By Barbara Slavin
Students of the Middle East learn quickly that in that chronically unstable part of the world, things can always get worse and frequently do.
This Christmas season, as millions around the world celebrate the birth of Jesus Christ, the prospects for peace on earth in the region of his birth are non-existent and the mayhem is spreading.
After suffering agonizing bombardment for weeks, rebel-held eastern Aleppo has surrendered to the forces of Syria, Russia and Iran. Buses are transporting survivors to Idlib province, southwest of what was Syria’s most populous city and a center of civilization for millennia. Now it is a charnel house.
Thousands have died in Aleppo, adding to a toll of half a million killed since Syrians rose against the regime of Bashar al-Assad nearly six years ago. Their plight – dramatized by pictures of ghostly, dust-coated children pulled from the rubble of bombed buildings — has stirred intermittent outrage and hashtag sympathy but no countervailing military intervention.
At his final news conference of the year, President Barack Obama decried what he called “a deliberate strategy of surrounding, besieging and starving innocent civilians…. relentless targeting of humanitarian workers and medical personnel, entire neighborhoods reduced to rubble and dust [and] continuing reports of civilians being executed. These are all horrific violations of international law.”
But the president made clear that he planned no U.S. military solution to end or avenge the agony. Obama asserted that “unless we were all in and willing to take over Syria” with U.S. troops, nothing meaningful militarily could be done.
While Americans are weary of seemingly endless wars in Afghanistan and Iraq, the Obama administration could have done more to help the people of Syria.
Ryan Crocker, a distinguished former U.S. ambassador to Syria, Iraq, Lebanon, Pakistan, Afghanistan and Kuwait, told this analyst that he was mortified by a policy that has largely featured endless conversations between Secretary of State John Kerry and Russian Foreign Minister Sergei Lavrov.
“We’ve gone from appeasement to complicity” in Russian war crimes, Crocker said.
Obama erred early on in the Syrian war by asserting that “Assad must go” without putting in place a strategy to remove him. He compounded this by announcing a “red line” against the Syrian use of chemical weapons in 2012, threatening military force and then failing to follow through a year later after Assad killed hundreds in a nerve gas attack on a suburb of Damascus.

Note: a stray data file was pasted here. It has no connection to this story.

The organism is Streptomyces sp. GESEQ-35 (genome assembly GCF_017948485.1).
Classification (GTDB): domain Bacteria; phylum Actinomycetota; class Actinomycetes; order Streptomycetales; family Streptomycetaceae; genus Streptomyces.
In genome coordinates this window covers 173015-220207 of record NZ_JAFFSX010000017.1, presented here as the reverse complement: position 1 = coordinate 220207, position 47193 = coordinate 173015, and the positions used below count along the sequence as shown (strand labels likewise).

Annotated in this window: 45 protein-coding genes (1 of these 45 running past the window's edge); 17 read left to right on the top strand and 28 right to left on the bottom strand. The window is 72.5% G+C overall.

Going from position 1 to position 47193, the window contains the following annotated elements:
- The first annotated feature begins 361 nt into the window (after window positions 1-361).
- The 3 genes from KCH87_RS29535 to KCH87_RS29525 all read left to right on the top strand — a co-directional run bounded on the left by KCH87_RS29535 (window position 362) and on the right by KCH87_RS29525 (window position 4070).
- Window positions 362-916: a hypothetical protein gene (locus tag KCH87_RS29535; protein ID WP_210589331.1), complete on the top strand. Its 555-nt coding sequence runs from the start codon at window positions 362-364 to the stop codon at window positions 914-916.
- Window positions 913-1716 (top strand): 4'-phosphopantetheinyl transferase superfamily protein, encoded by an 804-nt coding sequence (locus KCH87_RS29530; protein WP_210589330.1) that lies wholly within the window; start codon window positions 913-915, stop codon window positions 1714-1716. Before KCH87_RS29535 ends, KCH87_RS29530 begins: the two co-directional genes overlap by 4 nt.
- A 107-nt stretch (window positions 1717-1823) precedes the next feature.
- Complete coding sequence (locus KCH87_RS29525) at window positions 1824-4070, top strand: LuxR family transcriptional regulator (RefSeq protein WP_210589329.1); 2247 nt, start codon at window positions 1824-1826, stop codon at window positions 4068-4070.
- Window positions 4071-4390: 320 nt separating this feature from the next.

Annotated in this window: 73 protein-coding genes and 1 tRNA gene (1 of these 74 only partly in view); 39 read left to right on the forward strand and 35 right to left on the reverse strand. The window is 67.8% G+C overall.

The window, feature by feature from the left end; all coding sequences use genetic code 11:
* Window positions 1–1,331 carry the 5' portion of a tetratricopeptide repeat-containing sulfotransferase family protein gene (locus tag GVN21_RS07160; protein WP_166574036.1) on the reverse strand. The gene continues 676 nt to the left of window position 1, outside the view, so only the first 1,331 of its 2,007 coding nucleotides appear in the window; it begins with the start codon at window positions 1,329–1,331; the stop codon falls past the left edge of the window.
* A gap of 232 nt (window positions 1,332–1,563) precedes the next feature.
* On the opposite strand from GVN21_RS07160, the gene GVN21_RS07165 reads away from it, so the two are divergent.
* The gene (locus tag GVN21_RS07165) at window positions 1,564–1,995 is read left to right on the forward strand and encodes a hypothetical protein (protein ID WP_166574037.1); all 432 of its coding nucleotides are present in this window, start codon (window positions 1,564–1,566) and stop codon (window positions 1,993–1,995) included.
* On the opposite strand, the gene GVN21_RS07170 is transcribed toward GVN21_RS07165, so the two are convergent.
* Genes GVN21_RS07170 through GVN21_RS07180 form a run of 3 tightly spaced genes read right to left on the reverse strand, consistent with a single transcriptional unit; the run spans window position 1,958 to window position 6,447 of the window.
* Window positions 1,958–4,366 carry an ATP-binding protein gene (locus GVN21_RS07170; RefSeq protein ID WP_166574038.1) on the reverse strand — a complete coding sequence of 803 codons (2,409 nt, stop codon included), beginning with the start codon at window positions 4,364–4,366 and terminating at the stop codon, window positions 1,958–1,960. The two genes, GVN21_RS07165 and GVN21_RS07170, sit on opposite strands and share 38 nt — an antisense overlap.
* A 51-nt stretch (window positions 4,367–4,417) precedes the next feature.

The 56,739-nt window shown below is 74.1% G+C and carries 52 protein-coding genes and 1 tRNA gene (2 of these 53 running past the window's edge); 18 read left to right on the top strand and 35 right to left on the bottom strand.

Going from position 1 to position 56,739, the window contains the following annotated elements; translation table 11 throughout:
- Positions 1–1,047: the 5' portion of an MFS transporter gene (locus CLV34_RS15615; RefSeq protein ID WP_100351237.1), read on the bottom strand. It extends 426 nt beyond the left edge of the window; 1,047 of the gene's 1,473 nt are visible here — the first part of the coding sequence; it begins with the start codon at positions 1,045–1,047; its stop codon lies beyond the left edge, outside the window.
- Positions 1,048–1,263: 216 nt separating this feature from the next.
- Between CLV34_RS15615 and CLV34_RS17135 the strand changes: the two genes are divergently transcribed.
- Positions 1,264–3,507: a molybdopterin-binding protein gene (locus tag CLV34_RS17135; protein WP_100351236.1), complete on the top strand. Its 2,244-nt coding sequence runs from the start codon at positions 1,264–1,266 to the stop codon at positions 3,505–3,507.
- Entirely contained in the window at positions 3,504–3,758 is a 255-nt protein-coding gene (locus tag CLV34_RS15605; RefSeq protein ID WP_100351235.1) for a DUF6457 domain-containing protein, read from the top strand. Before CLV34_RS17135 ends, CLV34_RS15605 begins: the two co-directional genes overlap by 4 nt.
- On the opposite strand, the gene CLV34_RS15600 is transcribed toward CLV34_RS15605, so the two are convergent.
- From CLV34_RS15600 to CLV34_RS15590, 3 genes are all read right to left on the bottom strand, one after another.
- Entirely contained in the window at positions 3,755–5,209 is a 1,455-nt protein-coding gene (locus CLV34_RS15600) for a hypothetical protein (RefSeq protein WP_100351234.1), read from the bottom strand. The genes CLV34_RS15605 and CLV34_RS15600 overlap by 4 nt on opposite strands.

Obama has rebuffed frequent suggestions to set up any kind of safe zone that would allow displaced Syrians to remain in their country instead of escaping to neighboring countries and to Europe, with destabilizing effect. While the United States has increased its quota for Syrian refugees, the numbers admitted are still miniscule and likely to decrease if not stop altogether under an Islamophobic Trump administration.
Meanwhile, the negative impact of Syria on the region and the wider world cannot be underestimated.
Andrey Karlov, the Russian ambassador to Turkey, is among the latest victims. A Turkish policeman who gained access to a museum the ambassador was visiting shot Karlov to death on Monday. According to witnesses, the assassin screamed, “Don’t forget Halep [Aleppo]! Don’t forget Syria!”
Turkey has played a dubious role in the Syria conflict, supporting sketchy rebel groups and allowing thousands of foreign fighters into Syria to join the Islamic State (ISIS) and other extremist organizations. Facing an economic crisis caused in part by these policies, growing authoritarianism and a return to war against indigenous Kurds, the regime of President Recep Tayyip Erdogan had patched up relations with Russia, a key Assad ally. The murder of Karlov will raise new questions about Turkey’s ability to guarantee security in a country that, as Westerners have fled, increasingly relies on Russian tourism and trade.
Ignoring Aleppo and other regime targets, a U.S.-led coalition is making slow progress expunging ISIS from remaining strongholds in Syria and Iraq. But internally displaced and refugee Sunni Muslims from a number of countries remain a source of concern regionally and in Europe and sympathizers like the gunman in Turkey are likely to proliferate. A horrific attack Monday on a Christmas market in Berlin bore the hallmark of ISIS-inspired terrorism; the prime suspect in this case is a refugee from Pakistan.
Unsolved conflicts in the region — involving Palestinians, Kurds, Afghans, Pakistanis, Iraqis and Syrians – have historically exported violence to other parts of the world. Combined with the dispiriting politics of the United States this year, current events recall the poem by William Butler Yeats entitled, “The Second Coming.”
Turning and turning in the widening gyre
The falcon cannot hear the falconer;
Things fall apart; the center cannot hold;
Mere anarchy is loosed upon the world,
The blood-dimmed tide is loosed, and everywhere
The ceremony of innocence is drowned;
The best lack all conviction, while the worst
Are full of passionate intensity.
Surely some revelation is at hand;
Surely the Second Coming is at hand.
The Second Coming! Hardly are those words out
When a vast image out of Spiritus Mundi
Troubles my sight: somewhere in sands of the desert
A shape with lion body and the head of a man,
A gaze blank and pitiless as the sun,
Is moving its slow thighs, while all about it
Reel shadows of the indignant desert birds.
The darkness drops again; but now I know
That twenty centuries of stony sleep
Were vexed to nightmare by a rocking cradle,
And what rough beast, its hour come round at last,
Slouches towards Bethlehem to be born?